Logo Universitat Bremen
Page path:

Studying slow sedimentary microbes out in nature – How can omics help?

Sep 2, 2019, 1:15 pm
MARUM Research Seminar
MARUM I, room 2070

Dr. Karen Lloyd

Uni­versity of Ten­nessee

In the majority of global marine sediments, microbes subsist either on organic matter that was buried long ago or on chemolithoautotrophic production. In non-advective sediments, which lack high fluxes of chemolithoautotrophic substrates, metabolism of ancient carbon is more important for sustaining subseafloor life. These microbial communities have very slow turnover times of at least decades, and are phylogenetically very distant from cultured organisms. Therefore, we have combined metagenomics, single cell genomics, geochemical measurements, 16S rRNA gene amplicon surveys, metatranscriptomics and metabolomics to identify strategies that allow them to subsist under such low energy conditions. We have identified multiple interactions between members of these microbial communities that likely enable them to survive while avoiding fast growth. Such strategies may include reversing metabolism to follow the direction that is energetically favorable, using trehalose and NAD-consuming deacetylation as preservative mechanisms, accessing unique carbon sources such as allantoin, and sharing metabolites in order to benefit multiple community members.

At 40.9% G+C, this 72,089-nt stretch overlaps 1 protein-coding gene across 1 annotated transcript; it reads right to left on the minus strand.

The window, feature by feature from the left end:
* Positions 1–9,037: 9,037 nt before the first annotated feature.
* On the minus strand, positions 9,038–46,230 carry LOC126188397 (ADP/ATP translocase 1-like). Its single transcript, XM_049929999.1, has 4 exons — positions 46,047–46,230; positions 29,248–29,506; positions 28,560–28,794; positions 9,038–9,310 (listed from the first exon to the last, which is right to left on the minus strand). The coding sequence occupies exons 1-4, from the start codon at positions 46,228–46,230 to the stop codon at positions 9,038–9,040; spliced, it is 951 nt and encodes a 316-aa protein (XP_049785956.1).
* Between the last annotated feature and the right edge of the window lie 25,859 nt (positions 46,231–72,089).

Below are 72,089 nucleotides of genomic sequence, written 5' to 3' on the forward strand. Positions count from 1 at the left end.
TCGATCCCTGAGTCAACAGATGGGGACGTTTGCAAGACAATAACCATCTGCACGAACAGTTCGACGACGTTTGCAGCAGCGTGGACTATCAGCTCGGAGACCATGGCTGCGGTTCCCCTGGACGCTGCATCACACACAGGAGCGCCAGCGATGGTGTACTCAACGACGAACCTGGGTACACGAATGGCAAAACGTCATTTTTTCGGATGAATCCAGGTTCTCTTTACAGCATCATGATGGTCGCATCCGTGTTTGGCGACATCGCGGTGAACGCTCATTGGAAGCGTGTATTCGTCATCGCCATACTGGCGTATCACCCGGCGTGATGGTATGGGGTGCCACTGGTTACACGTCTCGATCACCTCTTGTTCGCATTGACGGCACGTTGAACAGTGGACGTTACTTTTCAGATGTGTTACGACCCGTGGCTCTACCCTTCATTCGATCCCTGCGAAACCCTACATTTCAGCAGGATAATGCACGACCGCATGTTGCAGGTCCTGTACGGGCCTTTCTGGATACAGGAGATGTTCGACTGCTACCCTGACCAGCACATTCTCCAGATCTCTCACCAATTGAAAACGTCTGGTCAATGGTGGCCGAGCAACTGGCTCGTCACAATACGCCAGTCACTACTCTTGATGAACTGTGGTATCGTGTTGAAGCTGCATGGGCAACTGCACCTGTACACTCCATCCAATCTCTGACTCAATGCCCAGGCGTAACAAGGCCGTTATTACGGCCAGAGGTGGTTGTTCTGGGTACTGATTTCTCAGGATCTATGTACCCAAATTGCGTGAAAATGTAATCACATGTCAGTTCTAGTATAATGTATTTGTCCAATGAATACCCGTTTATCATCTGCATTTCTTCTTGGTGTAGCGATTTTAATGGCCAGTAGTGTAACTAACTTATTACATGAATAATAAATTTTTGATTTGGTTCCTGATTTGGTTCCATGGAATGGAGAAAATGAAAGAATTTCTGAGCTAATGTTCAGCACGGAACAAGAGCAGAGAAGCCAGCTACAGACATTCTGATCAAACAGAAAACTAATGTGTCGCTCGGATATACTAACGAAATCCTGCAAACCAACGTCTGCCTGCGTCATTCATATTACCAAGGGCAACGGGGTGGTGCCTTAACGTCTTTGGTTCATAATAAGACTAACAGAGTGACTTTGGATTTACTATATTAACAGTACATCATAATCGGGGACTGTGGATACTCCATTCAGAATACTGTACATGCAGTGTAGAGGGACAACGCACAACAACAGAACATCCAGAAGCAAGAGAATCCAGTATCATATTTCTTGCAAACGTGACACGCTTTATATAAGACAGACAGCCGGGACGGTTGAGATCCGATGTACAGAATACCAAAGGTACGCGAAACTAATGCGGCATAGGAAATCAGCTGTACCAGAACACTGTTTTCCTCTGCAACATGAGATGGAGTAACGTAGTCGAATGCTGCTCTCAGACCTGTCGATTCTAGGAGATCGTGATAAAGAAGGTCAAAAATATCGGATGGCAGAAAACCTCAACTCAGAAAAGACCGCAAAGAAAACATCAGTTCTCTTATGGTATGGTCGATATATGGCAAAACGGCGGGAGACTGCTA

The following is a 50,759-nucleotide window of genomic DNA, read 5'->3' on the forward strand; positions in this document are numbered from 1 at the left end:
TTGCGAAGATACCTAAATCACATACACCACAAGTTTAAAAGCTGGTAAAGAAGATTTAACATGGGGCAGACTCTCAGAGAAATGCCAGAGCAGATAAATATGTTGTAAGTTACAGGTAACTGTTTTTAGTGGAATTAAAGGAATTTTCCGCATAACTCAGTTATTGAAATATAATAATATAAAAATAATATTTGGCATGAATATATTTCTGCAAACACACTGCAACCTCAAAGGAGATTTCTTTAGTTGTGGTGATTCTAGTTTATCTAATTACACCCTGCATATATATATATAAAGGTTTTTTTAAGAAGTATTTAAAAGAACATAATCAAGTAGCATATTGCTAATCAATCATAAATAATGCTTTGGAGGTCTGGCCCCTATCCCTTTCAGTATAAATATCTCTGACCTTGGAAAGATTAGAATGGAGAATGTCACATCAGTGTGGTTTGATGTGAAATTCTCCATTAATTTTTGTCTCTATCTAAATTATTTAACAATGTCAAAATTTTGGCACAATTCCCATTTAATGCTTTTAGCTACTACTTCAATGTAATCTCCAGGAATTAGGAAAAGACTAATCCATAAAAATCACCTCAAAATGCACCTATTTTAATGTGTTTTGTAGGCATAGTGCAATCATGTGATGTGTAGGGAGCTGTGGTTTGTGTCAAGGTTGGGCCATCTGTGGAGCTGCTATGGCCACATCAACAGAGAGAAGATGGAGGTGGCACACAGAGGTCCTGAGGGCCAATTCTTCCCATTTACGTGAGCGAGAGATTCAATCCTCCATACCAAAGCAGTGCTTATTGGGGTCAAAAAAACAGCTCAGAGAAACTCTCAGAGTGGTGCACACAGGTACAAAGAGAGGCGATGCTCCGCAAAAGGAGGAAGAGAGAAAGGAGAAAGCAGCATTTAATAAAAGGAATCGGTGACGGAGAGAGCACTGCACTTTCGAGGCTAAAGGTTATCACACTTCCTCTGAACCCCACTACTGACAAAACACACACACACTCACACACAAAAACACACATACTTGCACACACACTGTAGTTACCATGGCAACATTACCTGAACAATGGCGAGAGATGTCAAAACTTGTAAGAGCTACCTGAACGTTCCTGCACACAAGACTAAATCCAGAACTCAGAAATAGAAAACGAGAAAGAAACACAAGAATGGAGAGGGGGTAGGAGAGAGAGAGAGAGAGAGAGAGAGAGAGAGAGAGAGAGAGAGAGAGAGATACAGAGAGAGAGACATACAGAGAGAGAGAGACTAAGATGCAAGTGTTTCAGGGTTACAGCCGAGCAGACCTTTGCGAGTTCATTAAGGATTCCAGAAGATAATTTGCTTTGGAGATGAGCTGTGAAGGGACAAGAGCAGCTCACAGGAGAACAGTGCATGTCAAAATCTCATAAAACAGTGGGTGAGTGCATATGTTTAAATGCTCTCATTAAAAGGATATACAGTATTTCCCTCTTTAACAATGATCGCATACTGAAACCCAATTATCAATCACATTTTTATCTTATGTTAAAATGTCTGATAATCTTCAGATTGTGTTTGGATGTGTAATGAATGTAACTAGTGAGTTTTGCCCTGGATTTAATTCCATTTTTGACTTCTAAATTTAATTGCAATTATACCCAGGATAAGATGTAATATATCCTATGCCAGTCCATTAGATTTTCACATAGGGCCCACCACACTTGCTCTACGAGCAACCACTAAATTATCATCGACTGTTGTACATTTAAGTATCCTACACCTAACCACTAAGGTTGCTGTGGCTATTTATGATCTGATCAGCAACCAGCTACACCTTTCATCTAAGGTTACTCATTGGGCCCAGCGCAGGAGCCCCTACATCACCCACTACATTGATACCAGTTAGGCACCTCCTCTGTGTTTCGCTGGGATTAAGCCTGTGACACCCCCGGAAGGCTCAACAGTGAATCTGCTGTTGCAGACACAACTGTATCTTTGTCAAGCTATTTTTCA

Karen Lloyd